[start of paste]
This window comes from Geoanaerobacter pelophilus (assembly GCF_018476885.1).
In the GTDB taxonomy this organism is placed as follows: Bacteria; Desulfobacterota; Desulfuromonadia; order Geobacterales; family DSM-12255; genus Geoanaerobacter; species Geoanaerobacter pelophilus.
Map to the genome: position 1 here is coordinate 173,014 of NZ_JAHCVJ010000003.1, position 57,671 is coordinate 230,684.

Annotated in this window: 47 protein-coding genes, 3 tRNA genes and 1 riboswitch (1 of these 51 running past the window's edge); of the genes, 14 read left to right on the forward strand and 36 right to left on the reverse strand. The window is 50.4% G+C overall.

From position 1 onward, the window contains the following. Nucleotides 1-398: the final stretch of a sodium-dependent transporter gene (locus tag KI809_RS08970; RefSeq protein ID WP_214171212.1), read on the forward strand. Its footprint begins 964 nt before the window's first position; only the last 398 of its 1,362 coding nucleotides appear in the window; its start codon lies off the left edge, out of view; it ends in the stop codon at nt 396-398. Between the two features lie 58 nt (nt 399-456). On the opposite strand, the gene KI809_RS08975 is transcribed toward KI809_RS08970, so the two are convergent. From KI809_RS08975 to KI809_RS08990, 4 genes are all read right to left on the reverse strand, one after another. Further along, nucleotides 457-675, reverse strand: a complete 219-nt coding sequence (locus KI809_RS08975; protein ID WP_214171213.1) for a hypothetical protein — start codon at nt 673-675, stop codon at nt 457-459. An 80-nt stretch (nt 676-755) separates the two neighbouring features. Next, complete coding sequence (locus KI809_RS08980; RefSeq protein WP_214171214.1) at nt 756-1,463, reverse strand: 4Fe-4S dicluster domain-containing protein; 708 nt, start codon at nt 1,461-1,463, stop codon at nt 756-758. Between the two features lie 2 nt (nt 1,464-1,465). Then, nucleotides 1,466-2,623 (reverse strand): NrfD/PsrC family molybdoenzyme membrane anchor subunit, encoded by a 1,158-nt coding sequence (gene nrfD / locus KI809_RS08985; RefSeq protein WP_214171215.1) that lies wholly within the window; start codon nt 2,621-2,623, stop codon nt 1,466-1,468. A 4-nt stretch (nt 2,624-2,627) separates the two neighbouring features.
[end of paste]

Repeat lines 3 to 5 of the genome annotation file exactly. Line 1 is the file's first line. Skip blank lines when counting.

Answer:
Map to the genome: position 1 here is coordinate 173,014 of NZ_JAHCVJ010000003.1, position 57,671 is coordinate 230,684.

Annotated in this window: 47 protein-coding genes, 3 tRNA genes and 1 riboswitch (1 of these 51 running past the window's edge); of the genes, 14 read left to right on the forward strand and 36 right to left on the reverse strand. The window is 50.4% G+C overall.

From position 1 onward, the window contains the following. Nucleotides 1-398: the final stretch of a sodium-dependent transporter gene (locus tag KI809_RS08970; RefSeq protein ID WP_214171212.1), read on the forward strand. Its footprint begins 964 nt before the window's first position; only the last 398 of its 1,362 coding nucleotides appear in the window; its start codon lies off the left edge, out of view; it ends in the stop codon at nt 396-398. Between the two features lie 58 nt (nt 399-456). On the opposite strand, the gene KI809_RS08975 is transcribed toward KI809_RS08970, so the two are convergent. From KI809_RS08975 to KI809_RS08990, 4 genes are all read right to left on the reverse strand, one after another. Further along, nucleotides 457-675, reverse strand: a complete 219-nt coding sequence (locus KI809_RS08975; protein ID WP_214171213.1) for a hypothetical protein — start codon at nt 673-675, stop codon at nt 457-459. An 80-nt stretch (nt 676-755) separates the two neighbouring features. Next, complete coding sequence (locus KI809_RS08980; RefSeq protein WP_214171214.1) at nt 756-1,463, reverse strand: 4Fe-4S dicluster domain-containing protein; 708 nt, start codon at nt 1,461-1,463, stop codon at nt 756-758. Between the two features lie 2 nt (nt 1,464-1,465). Then, nucleotides 1,466-2,623 (reverse strand): NrfD/PsrC family molybdoenzyme membrane anchor subunit, encoded by a 1,158-nt coding sequence (gene nrfD / locus KI809_RS08985; RefSeq protein WP_214171215.1) that lies wholly within the window; start codon nt 2,621-2,623, stop codon nt 1,466-1,468. A 4-nt stretch (nt 2,624-2,627) separates the two neighbouring features.